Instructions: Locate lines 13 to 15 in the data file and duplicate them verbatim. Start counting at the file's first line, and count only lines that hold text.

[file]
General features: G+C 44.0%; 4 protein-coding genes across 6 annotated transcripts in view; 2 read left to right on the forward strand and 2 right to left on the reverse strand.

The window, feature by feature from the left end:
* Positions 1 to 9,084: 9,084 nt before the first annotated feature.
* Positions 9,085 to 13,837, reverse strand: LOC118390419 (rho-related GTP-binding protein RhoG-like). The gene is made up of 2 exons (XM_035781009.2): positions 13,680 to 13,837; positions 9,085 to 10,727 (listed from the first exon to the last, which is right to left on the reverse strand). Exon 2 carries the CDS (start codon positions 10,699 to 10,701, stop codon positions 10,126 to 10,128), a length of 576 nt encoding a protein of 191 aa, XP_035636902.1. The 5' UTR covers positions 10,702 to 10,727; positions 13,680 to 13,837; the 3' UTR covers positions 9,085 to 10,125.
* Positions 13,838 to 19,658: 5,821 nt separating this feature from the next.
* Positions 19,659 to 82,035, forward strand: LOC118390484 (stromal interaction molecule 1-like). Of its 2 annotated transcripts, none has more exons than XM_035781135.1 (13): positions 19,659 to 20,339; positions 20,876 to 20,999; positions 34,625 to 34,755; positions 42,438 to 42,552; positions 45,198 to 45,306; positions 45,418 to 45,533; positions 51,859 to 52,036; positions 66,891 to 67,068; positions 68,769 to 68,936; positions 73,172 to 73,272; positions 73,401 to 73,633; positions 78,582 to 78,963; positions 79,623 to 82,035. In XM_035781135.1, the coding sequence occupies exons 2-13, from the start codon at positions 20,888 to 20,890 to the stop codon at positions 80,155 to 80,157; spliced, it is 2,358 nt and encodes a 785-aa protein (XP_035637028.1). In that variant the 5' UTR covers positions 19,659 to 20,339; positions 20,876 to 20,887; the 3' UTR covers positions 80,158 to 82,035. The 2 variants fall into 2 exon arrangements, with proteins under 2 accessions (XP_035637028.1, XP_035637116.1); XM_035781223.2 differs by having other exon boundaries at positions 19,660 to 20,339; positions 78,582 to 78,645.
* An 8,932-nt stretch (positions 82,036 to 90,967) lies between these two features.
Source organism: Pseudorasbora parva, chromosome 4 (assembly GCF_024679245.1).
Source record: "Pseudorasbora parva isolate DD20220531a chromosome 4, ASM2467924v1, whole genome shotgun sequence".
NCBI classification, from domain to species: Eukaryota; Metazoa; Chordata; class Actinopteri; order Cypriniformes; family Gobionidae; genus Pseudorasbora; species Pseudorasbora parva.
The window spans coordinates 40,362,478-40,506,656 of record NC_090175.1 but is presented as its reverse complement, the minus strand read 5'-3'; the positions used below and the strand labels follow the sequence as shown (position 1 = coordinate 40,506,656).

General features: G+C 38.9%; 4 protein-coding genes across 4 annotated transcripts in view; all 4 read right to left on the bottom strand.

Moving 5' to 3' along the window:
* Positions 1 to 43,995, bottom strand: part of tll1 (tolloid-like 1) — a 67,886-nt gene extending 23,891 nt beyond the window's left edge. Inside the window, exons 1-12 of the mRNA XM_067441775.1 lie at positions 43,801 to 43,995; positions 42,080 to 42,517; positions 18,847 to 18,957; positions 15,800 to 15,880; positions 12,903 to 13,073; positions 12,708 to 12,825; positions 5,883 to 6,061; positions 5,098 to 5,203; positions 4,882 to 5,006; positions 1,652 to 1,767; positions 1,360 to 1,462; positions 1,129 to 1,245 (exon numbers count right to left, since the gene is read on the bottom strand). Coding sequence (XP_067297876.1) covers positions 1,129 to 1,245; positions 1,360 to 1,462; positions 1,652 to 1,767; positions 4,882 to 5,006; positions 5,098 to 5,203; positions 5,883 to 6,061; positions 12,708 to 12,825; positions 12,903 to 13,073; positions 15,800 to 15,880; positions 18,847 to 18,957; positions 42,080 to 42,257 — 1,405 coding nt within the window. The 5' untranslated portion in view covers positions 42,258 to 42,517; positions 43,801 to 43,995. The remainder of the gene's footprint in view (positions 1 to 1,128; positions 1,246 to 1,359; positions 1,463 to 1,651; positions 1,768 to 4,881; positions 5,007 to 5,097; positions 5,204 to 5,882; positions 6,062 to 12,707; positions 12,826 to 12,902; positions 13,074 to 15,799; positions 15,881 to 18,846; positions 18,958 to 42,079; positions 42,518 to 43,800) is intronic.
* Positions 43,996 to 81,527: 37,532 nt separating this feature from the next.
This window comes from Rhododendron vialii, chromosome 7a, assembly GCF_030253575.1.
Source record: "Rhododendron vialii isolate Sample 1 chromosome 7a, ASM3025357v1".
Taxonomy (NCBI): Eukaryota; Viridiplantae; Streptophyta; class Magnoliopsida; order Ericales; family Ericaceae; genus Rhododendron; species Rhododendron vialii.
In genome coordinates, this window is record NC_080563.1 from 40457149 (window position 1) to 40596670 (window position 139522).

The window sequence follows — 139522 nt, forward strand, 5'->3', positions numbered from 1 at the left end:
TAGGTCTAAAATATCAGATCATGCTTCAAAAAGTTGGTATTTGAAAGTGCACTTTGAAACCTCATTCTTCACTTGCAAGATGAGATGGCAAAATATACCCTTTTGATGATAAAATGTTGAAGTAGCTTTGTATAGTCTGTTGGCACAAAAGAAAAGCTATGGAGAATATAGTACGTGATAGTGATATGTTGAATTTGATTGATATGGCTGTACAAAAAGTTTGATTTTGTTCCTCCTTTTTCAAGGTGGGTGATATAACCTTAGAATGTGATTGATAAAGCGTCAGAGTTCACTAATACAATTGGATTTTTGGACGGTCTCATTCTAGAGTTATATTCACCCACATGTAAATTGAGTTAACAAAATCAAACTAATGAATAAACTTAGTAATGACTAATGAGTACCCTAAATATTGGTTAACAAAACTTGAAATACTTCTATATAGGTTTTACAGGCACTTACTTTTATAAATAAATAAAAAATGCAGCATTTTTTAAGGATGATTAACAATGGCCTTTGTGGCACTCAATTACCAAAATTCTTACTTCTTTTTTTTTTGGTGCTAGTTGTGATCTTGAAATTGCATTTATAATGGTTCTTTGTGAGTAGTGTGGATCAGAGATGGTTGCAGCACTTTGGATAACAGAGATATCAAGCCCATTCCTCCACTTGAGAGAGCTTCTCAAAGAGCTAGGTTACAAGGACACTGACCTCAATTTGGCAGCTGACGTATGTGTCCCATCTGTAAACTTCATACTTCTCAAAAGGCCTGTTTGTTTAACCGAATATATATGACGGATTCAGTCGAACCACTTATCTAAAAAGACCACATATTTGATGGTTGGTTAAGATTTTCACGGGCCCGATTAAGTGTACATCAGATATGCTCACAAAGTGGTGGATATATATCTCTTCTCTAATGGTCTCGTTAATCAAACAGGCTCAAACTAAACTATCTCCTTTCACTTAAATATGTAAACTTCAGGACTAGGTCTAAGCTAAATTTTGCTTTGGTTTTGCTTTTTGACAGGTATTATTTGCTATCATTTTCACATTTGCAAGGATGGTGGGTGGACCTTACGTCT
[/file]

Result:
Moving 5' to 3' along the window:
* Positions 1 to 43,995, bottom strand: part of tll1 (tolloid-like 1) — a 67,886-nt gene extending 23,891 nt beyond the window's left edge. Inside the window, exons 1-12 of the mRNA XM_067441775.1 lie at positions 43,801 to 43,995; positions 42,080 to 42,517; positions 18,847 to 18,957; positions 15,800 to 15,880; positions 12,903 to 13,073; positions 12,708 to 12,825; positions 5,883 to 6,061; positions 5,098 to 5,203; positions 4,882 to 5,006; positions 1,652 to 1,767; positions 1,360 to 1,462; positions 1,129 to 1,245 (exon numbers count right to left, since the gene is read on the bottom strand). Coding sequence (XP_067297876.1) covers positions 1,129 to 1,245; positions 1,360 to 1,462; positions 1,652 to 1,767; positions 4,882 to 5,006; positions 5,098 to 5,203; positions 5,883 to 6,061; positions 12,708 to 12,825; positions 12,903 to 13,073; positions 15,800 to 15,880; positions 18,847 to 18,957; positions 42,080 to 42,257 — 1,405 coding nt within the window. The 5' untranslated portion in view covers positions 42,258 to 42,517; positions 43,801 to 43,995. The remainder of the gene's footprint in view (positions 1 to 1,128; positions 1,246 to 1,359; positions 1,463 to 1,651; positions 1,768 to 4,881; positions 5,007 to 5,097; positions 5,204 to 5,882; positions 6,062 to 12,707; positions 12,826 to 12,902; positions 13,074 to 15,799; positions 15,881 to 18,846; positions 18,958 to 42,079; positions 42,518 to 43,800) is intronic.
* Positions 43,996 to 81,527: 37,532 nt separating this feature from the next.